Apple Case Against Motorola/Google Dismissed
Google today said that one of the patent-related lawsuits filed by Apple against its Motorola subsidiary has been dismissed with prejudice. "Motorola has long offered licensing to our extensive patent portfolio at a reasonable and non-discriminatory rate in line with industry standards," said Google in a statement. "We remain interested in reaching an agreement with Apple." Apple, Motorola, Microsoft, Samsung, and other cell phone and wireless equipment makers have been battling over smartphone patents for years. In this particular lawsuit, Apple accused Google/Motorola of abusing its standard essential patents and violated the FRAND licensing guidelines. In pre-trial motions, Apple had agreed, in theory, to pay less than $1 in patent licensing fees per device if so ordered by the court. The case was dismissed by federal judge Barbara B. Crabb in the Western District of Wisconsin because in her view it wasn't worth holding the trial.
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Is photography your passion? If so, and you're in the market for a new phone, the Apple iPhone X, Google Pixel 2 XL, and Samsung Galaxy S9+ should be at the top of your list.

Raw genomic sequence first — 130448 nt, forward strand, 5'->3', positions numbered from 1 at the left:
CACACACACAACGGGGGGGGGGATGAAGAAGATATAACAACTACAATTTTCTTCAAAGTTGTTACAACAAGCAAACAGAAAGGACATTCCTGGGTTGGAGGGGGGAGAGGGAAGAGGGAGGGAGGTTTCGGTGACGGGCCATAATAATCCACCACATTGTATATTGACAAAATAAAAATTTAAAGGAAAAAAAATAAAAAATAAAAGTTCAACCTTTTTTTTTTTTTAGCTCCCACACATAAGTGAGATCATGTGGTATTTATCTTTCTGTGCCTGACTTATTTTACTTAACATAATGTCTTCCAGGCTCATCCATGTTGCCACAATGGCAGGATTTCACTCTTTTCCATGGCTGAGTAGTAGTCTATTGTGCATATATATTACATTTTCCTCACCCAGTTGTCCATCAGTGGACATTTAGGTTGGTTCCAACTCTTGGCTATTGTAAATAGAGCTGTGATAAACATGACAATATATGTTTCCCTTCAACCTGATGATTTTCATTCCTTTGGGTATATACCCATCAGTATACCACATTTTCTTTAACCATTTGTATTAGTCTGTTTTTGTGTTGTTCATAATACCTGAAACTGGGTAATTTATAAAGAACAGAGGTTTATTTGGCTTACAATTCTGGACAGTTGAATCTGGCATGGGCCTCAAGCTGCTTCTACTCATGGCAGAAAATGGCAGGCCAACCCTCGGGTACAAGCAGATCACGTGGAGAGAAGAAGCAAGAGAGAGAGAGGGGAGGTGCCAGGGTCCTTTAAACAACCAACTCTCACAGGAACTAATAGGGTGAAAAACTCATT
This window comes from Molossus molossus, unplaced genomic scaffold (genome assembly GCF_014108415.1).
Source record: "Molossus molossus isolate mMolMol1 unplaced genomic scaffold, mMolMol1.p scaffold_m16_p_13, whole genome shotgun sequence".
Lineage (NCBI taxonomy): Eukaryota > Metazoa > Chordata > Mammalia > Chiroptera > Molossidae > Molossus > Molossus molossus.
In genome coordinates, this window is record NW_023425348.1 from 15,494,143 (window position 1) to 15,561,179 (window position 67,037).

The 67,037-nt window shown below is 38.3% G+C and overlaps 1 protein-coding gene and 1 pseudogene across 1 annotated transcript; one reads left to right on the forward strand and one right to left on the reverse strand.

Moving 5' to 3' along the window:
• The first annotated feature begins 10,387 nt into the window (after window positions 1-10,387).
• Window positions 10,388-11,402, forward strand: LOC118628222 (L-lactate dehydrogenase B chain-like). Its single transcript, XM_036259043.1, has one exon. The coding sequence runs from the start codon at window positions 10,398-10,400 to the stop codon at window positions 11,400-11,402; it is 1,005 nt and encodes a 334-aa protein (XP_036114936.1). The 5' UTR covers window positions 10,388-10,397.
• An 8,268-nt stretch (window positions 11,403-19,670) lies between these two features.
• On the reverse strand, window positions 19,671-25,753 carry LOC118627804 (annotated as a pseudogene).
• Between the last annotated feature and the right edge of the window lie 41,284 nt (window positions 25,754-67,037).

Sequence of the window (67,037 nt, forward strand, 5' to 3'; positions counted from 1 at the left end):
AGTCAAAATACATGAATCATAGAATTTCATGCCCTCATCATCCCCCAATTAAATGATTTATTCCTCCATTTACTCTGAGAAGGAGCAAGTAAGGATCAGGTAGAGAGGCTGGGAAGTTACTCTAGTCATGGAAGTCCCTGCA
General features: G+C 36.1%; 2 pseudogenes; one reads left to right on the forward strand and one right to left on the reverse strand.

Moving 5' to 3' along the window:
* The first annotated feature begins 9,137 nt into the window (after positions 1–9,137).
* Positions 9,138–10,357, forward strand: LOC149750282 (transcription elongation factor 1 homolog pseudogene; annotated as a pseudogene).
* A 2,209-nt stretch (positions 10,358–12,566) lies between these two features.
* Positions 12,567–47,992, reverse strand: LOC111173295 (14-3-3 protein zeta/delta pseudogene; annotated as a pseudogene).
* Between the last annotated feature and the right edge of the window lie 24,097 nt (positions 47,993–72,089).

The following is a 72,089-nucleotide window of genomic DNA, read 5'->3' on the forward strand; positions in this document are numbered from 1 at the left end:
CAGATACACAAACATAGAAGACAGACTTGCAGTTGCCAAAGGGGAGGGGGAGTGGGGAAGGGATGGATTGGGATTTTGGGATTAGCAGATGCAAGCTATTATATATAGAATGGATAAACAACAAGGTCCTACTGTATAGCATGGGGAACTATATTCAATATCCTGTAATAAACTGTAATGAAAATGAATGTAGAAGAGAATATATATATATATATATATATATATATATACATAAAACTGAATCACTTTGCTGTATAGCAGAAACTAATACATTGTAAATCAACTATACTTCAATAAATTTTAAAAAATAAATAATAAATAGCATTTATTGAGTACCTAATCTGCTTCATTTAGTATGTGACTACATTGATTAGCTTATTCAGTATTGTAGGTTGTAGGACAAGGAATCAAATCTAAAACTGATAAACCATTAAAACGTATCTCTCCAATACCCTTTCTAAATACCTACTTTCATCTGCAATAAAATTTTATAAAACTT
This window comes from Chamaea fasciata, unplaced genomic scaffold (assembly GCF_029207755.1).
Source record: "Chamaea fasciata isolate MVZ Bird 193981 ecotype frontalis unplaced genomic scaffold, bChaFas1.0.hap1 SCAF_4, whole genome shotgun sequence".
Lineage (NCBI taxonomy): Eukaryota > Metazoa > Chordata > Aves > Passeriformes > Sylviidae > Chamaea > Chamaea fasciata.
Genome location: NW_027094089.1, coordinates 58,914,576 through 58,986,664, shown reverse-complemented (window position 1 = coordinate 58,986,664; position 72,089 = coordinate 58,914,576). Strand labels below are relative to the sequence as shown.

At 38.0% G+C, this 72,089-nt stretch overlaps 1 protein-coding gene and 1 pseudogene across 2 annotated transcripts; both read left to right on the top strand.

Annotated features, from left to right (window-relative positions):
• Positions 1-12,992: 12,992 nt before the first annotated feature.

Microsoft Selling Customized Variants of Samsung Galaxy S9
Microsoft has added the Samsung Galaxy S9 and S9+ to its online store. The devices are pre-configured with Microsoft apps and services.
Samsung Partners with uBreakiFix for Same-Day Galaxy Repairs
Owners of Samsung's newer high-end phones will soon be able to score same-day repairs for most problems. Samsung has teamed up with uBreakiFix, which has some 370 locations around the country, in order to provide more timely repairs.
Nokia, Apple File Dueling Patent Lawsuits
Nokia and Apple have this week filed patent-related lawsuits against one another in various jurisdictions. Nokia's claims, filed in Germany and the U.S., say that Apple is using Nokia's patented technology without permission.
Motorola Owes Microsoft $14.5 Million Over Patent Spat
An appeals court has sided with Microsoft and upheld a 2013 verdict that says Motorola has to pay Microsoft for refusing to license standard-essential patents at fair, reasonable, and non-discriminatory rates. This particular case began in 2010, when Microsoft sued Motorola for failing to pay it patent-licensing fees for technology found in Motorola's Android smartphones.
Apple can't afford $2 per item?
People should evaluate what company they are giving their money to.
For the same reason, Apple pays 2% taxes on their incomes, globally (not that other Mega-Corps aren't guilty of it as well.).
"agreed ... to pay less than $1 ... if so ordered"?
Maybe it's not that kind of trial, but I'm not about to try this method in traffic court.